EAST MILLINOCKET, Maine — A fire that apparently started in the tree bark and wood dust of the bark prep room at the Katahdin Paper Co. LLC mill on Main Street drew firefighters from four towns late Wednesday.
The extent of the fire damage, or whether it hindered mill operations, was unclear late Wednesday, as mill officials declined to comment or allow media on plant property. The view from Route 11 didn’t reveal what was damaged.
“The whole building has some interior damage,” Fire Capt. Peter Larlee said late Wednesday. “It’s hard to tell how much. It’s a big building.”
No one was injured, Larlee said.
The fire was reported to the Penobscot Regional Communications Center in Bangor at about 6:35 p.m., dispatchers said. Among the first firefighters to arrive, Larlee reported flames coming through the roof of the 4½-story, approximately 50-by-150-foot structure and sought aid from neighboring towns.
Lincoln, Medway and Millinocket firefighters responded. Smoke from the building was all but gone by 7 p.m. Lincoln firefighters were the first to be dismissed at 9 p.m. The rest followed at about 9:45 p.m.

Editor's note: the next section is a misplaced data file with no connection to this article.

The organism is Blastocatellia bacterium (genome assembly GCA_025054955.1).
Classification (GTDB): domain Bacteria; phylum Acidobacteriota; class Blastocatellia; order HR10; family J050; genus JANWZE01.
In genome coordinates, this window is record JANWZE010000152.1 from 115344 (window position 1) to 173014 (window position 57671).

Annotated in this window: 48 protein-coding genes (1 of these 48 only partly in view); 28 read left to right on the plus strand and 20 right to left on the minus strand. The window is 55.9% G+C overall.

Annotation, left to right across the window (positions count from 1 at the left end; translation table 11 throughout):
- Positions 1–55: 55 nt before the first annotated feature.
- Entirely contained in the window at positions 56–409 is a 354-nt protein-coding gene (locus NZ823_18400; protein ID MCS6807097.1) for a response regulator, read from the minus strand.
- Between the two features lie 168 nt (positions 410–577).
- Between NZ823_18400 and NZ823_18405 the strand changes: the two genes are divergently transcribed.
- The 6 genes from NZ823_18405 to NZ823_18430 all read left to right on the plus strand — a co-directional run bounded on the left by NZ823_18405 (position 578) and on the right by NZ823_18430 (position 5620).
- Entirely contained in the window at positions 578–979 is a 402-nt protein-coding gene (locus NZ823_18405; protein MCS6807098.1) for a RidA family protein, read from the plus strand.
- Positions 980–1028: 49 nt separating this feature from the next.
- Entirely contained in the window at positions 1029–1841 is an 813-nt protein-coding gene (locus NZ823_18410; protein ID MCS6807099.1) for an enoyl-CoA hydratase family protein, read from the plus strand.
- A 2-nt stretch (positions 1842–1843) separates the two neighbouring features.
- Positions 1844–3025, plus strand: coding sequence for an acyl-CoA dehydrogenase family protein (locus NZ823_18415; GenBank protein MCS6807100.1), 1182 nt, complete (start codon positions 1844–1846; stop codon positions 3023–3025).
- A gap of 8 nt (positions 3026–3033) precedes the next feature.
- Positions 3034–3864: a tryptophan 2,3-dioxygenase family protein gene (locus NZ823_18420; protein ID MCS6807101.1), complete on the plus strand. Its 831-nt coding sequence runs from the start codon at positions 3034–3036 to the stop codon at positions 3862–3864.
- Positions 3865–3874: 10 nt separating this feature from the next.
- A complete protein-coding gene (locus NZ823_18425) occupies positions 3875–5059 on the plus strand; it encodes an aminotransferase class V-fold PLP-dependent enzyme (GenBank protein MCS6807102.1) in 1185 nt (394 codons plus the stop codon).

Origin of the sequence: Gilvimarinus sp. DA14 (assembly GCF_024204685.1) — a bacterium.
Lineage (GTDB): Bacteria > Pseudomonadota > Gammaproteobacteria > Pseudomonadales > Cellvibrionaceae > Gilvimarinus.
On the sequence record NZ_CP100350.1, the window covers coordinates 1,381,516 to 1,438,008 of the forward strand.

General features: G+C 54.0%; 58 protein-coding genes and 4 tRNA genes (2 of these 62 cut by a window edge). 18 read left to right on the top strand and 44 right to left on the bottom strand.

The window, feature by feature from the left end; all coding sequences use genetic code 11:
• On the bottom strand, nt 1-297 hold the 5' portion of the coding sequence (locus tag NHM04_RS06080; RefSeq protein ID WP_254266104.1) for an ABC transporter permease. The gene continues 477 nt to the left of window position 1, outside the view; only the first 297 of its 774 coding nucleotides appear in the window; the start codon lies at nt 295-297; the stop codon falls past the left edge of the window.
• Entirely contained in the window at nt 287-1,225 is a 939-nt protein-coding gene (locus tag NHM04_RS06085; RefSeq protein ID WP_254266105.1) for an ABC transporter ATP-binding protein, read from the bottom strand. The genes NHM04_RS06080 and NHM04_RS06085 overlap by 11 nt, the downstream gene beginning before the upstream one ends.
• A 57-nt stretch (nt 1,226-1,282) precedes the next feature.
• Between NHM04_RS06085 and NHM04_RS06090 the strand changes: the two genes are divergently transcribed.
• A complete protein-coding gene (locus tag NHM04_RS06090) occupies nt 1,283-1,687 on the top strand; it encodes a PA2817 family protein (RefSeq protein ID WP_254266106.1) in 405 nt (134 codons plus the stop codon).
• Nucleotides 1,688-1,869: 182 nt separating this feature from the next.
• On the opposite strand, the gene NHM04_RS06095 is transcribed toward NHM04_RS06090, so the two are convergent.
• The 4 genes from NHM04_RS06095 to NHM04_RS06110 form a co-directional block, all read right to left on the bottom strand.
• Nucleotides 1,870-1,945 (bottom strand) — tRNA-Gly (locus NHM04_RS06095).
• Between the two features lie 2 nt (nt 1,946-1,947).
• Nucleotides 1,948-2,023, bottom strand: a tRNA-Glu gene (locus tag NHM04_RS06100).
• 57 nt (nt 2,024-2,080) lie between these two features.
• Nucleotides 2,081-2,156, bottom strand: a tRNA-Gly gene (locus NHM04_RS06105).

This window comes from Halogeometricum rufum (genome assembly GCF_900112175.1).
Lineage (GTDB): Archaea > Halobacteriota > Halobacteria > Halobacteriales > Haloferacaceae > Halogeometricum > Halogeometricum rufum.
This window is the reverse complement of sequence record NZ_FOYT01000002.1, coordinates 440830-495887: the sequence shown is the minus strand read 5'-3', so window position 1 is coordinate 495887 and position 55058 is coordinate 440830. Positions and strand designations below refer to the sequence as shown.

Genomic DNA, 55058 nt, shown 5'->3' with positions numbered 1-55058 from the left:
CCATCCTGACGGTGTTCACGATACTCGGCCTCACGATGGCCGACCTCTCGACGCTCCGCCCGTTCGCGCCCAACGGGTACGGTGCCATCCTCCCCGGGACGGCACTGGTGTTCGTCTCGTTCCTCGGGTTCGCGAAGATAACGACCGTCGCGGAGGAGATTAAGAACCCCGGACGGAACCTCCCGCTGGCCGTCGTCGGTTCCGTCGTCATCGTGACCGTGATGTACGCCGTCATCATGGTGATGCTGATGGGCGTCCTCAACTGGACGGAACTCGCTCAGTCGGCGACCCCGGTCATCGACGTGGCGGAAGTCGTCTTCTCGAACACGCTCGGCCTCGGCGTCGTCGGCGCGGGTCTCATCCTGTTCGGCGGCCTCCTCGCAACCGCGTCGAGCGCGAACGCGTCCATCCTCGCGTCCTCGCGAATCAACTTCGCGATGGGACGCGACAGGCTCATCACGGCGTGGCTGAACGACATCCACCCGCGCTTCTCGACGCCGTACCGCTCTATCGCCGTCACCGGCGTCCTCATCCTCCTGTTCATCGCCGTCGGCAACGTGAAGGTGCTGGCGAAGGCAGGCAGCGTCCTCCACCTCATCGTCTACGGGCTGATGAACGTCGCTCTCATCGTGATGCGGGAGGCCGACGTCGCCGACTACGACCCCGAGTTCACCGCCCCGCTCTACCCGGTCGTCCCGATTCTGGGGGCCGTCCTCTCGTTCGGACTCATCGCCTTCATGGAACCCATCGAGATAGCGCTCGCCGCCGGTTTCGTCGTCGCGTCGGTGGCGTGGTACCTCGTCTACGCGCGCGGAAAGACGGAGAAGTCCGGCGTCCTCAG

“The guys did a good job knocking it down,” Larlee said.
The mill has been the scene of at least two relatively minor but challenging fires since December. Neither compromised mill operations, mill operators said.
On Dec. 16, fire damaged or destroyed as many as 300 bales of newsprint. Each stack of bales in the December fire was about 4 feet high by 10 feet long, and they were piled together in a mound up to 25 feet tall in a 100-by-100-foot area at the center of the mill’s football field-size recycling warehouse, firefighters said.
A second fire, in the same place on March 6, destroyed as many as 35 bales.
In both cases, firefighters spent several hours dousing bales and hauling them outside the warehouse to keep the fire isolated. They had to dig through many bales to get at hot spots, firefighters said.
Though the burning material this time was bark, the fire Wednesday wasn’t much different than its predecessors, Larlee said. Darkness and heavy smoke made the smoldering areas hard to find or dig out.
Managed by Fraser Papers and owned by parent company Brookfield Asset Management of Toronto, the mill employs as many as 491 hourly workers making directory-grade paper and newsprint. Besides the paper, the mill creates or uses sawdust, wood, and bark that can burn.